Kriseman statement on St. Petersburg's sanctuary city status leads to confusion

Published Feb. 5, 2017

ST. PETERSBURG — Mayor Rick Kriseman on Sunday sought to clarify confusion surrounding his statement about St. Petersburg's status as a sanctuary city, including pushback from Sheriff Bob Gualtieri over cooperation with federal immigration authorities.

In a blog post published late Friday, Kriseman wrote that fear within the Muslim community stoked by President Donald Trump's strict immigration policies led to his decision to declare St. Petersburg as a city that will protect immigrants from "harmful federal immigration laws," a stance that was widely interpreted as an official "sanctuary city" designation.

"We will not expend resources to help enforce such laws," he wrote, "nor will our police officers stop, question or arrest an individual solely on the basis that they may have unlawfully entered the United States."

The controversy over so-called "sanctuary" jurisdictions was rekindled when the president signed an executive order late last month that says he will cut federal funding from cities and counties that "willfully violate federal law in an attempt to shield aliens from removal from the United States." There is currently no legal definition for a sanctuary city. The executive order directs the secretary of the Department of Homeland Security to decide which areas fall under that umbrella.

In an interview Sunday, Kriseman clarified his post, saying the city is philosophically, not literally, a sanctuary city that supports other governments that have taken that route. He said the Sheriff's Office decides whether to notify federal agents of an accused criminal's immigration status.

Gualtieri said Sunday that he has no intention of ceasing cooperation with federal authorities and called Kriseman's statement misleading.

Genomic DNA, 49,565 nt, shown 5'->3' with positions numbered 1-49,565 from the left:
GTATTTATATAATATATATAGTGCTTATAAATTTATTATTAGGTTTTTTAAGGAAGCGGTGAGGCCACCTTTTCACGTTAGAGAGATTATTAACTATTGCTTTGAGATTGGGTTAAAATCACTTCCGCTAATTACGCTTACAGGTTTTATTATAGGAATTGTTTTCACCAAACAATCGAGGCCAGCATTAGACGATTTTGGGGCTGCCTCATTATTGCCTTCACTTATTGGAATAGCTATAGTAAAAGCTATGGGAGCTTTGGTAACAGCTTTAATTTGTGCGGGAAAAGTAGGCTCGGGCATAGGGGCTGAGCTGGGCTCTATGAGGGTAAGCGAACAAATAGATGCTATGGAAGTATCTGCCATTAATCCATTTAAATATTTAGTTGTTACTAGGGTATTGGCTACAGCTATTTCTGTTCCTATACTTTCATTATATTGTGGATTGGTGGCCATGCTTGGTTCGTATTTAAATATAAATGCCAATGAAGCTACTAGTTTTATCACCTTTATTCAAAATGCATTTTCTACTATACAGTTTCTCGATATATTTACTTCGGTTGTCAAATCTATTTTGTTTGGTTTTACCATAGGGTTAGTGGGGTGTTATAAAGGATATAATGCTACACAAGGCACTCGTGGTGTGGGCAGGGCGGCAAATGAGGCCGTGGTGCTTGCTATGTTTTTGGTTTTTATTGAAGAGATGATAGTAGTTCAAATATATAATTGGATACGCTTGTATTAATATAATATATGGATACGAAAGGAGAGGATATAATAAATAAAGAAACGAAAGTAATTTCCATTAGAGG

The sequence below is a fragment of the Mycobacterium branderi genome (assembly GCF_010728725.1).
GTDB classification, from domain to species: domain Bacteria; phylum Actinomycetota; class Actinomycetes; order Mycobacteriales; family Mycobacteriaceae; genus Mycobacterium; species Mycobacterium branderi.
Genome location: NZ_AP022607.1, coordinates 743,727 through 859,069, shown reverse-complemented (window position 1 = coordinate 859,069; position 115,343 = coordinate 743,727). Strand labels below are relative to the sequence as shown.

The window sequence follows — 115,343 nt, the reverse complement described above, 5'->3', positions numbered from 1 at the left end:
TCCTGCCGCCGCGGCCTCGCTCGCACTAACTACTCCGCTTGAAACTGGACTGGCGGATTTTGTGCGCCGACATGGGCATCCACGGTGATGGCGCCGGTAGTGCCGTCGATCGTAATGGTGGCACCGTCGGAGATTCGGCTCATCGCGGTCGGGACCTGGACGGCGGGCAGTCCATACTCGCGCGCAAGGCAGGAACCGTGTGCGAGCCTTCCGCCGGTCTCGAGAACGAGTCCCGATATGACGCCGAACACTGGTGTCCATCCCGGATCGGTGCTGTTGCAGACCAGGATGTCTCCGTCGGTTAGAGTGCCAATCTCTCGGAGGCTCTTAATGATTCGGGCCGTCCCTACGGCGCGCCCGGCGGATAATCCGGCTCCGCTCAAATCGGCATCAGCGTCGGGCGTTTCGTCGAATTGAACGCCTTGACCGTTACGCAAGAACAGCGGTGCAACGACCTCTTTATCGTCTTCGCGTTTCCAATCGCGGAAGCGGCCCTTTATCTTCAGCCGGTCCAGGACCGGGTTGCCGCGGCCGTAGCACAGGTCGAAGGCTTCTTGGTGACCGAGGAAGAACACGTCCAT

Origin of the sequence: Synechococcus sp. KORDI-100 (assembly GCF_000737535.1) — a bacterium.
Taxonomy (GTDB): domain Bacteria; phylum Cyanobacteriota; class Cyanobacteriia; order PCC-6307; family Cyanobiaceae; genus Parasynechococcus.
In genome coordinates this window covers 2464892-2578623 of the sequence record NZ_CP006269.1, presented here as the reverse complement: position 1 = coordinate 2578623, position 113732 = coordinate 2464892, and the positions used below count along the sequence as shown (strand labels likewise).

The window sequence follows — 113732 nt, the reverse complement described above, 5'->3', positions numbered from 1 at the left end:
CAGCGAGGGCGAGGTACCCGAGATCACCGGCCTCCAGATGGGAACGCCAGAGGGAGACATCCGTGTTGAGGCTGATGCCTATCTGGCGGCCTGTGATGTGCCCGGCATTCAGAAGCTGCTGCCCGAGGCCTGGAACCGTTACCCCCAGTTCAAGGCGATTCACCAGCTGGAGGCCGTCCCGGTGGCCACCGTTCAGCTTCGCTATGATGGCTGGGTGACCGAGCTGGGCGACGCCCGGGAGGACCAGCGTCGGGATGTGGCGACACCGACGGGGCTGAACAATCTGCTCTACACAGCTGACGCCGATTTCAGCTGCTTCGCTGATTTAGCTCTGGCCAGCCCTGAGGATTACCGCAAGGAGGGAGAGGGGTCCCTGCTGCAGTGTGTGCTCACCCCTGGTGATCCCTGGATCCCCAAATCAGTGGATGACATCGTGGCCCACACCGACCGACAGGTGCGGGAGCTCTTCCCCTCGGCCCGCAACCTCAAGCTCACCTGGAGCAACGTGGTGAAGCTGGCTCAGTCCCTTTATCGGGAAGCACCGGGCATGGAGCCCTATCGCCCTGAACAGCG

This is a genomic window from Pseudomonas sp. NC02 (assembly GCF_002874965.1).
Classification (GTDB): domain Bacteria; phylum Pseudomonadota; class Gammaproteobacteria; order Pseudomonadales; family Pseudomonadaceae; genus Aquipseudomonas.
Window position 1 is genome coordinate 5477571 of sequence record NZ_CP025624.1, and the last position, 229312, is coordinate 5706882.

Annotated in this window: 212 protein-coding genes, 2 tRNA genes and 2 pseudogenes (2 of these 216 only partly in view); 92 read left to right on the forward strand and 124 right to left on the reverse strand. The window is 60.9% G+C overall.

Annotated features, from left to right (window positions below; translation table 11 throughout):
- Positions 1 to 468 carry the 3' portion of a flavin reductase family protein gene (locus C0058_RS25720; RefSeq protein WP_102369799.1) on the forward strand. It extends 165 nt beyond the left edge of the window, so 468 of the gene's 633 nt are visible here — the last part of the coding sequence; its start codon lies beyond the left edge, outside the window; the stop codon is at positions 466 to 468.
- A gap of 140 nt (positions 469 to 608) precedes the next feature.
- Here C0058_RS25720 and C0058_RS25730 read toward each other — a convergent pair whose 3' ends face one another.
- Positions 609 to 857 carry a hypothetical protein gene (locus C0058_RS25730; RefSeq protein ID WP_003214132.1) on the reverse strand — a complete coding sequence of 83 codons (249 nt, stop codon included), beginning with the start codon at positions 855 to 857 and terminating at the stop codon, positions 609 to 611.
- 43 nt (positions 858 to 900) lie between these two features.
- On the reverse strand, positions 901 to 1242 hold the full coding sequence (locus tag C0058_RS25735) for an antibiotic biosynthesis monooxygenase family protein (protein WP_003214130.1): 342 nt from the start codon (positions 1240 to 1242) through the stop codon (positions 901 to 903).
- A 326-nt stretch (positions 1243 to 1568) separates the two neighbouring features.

"When somebody . . . puts out there that in effect St. Petersburg is a sanctuary jurisdiction, I think it causes a lot of confusion out there and is very misleading to the public because it makes it sound like it's some sort of declaratory statement, and it's not," Gualtieri said.

Under the current immigration enforcement program, local law enforcement agencies notify the federal Immigration and Customs Enforcement agency if a person booked into jail is not a U.S. citizen and there is an indication the person is in the country illegally, said Gualtieri, whose agency runs the Pinellas County Jail. From there, ICE can issue a court order to detain the person until federal agents take custody.

Kriseman pointed to a sentence in the statement where he acknowledged that structure of power: "While our county sheriff's office is ultimately responsible for notifying the federal government about individuals who are here illegally, I have no hesitation in declaring St. Petersburg a sanctuary from harmful federal immigration laws."

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"There is no intention to make it misleading, and that's why it was worded the way it was," Kriseman said. "I thought it was pretty clear."

When asked which "harmful federal immigration laws" he was talking about, Kriseman referred to the executive order, which includes a section that could potentially give local police the power to investigate and detain undocumented immigrants.

"Our officers aren't walking up to people and checking for their papers, and we're not going to," he said. "The executive order is very broadly written, and there's a lot of interpretation that's happening right now. If that's the interpretation, we're not doing that."

That the statement stopped short of an official sanctuary designation was largely lost as reaction spread online over the weekend.

City Council member Charlie Gerdes said he saw several posts on social media from people who thought it was a declaration and said he understood how the language could be interpreted that way. Council member Lisa Wheeler-Bowman said she hadn't seen the statement yet, but when read a portion by a reporter, she, too, thought it was a designation.

The bottom line, said City Council member Karl Nurse, is that Kriseman took a stronger stance than he has the legal authority to carry out.

"I think the mayor was trying to communicate that he is on the side of people who have come to this country, at least emotionally," Nurse said. "But he can't as a practical matter translate that into legal action."

Contact Kathryn Varn at (727) 893-8913 or Follow @kathrynvarn.